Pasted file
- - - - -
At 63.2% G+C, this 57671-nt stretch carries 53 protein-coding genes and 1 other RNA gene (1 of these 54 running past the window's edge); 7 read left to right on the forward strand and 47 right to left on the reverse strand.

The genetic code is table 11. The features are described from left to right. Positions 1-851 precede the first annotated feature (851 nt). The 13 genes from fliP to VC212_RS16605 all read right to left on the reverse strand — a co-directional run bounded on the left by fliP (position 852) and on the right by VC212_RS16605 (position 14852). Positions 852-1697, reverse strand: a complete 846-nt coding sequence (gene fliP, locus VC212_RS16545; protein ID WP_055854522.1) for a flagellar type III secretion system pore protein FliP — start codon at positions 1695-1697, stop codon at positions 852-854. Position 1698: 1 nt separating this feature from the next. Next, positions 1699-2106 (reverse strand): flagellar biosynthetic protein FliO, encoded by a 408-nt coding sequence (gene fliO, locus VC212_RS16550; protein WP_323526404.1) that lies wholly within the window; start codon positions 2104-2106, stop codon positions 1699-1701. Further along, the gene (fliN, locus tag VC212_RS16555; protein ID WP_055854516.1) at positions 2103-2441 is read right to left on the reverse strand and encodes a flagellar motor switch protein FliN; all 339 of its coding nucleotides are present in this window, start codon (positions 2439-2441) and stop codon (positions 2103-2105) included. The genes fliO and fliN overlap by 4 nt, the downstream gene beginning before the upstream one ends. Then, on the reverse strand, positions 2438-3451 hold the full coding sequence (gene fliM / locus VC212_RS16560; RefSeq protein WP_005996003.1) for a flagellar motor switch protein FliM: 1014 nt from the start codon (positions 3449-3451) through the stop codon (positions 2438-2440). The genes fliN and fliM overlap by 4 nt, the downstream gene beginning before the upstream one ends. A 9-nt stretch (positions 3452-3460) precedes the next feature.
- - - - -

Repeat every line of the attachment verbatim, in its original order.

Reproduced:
At 63.2% G+C, this 57671-nt stretch carries 53 protein-coding genes and 1 other RNA gene (1 of these 54 running past the window's edge); 7 read left to right on the forward strand and 47 right to left on the reverse strand.

The genetic code is table 11. The features are described from left to right. Positions 1-851 precede the first annotated feature (851 nt). The 13 genes from fliP to VC212_RS16605 all read right to left on the reverse strand — a co-directional run bounded on the left by fliP (position 852) and on the right by VC212_RS16605 (position 14852). Positions 852-1697, reverse strand: a complete 846-nt coding sequence (gene fliP, locus VC212_RS16545; protein ID WP_055854522.1) for a flagellar type III secretion system pore protein FliP — start codon at positions 1695-1697, stop codon at positions 852-854. Position 1698: 1 nt separating this feature from the next. Next, positions 1699-2106 (reverse strand): flagellar biosynthetic protein FliO, encoded by a 408-nt coding sequence (gene fliO, locus VC212_RS16550; protein WP_323526404.1) that lies wholly within the window; start codon positions 2104-2106, stop codon positions 1699-1701. Further along, the gene (fliN, locus tag VC212_RS16555; protein ID WP_055854516.1) at positions 2103-2441 is read right to left on the reverse strand and encodes a flagellar motor switch protein FliN; all 339 of its coding nucleotides are present in this window, start codon (positions 2439-2441) and stop codon (positions 2103-2105) included. The genes fliO and fliN overlap by 4 nt, the downstream gene beginning before the upstream one ends. Then, on the reverse strand, positions 2438-3451 hold the full coding sequence (gene fliM / locus VC212_RS16560; RefSeq protein WP_005996003.1) for a flagellar motor switch protein FliM: 1014 nt from the start codon (positions 3449-3451) through the stop codon (positions 2438-2440). The genes fliN and fliM overlap by 4 nt, the downstream gene beginning before the upstream one ends. A 9-nt stretch (positions 3452-3460) precedes the next feature.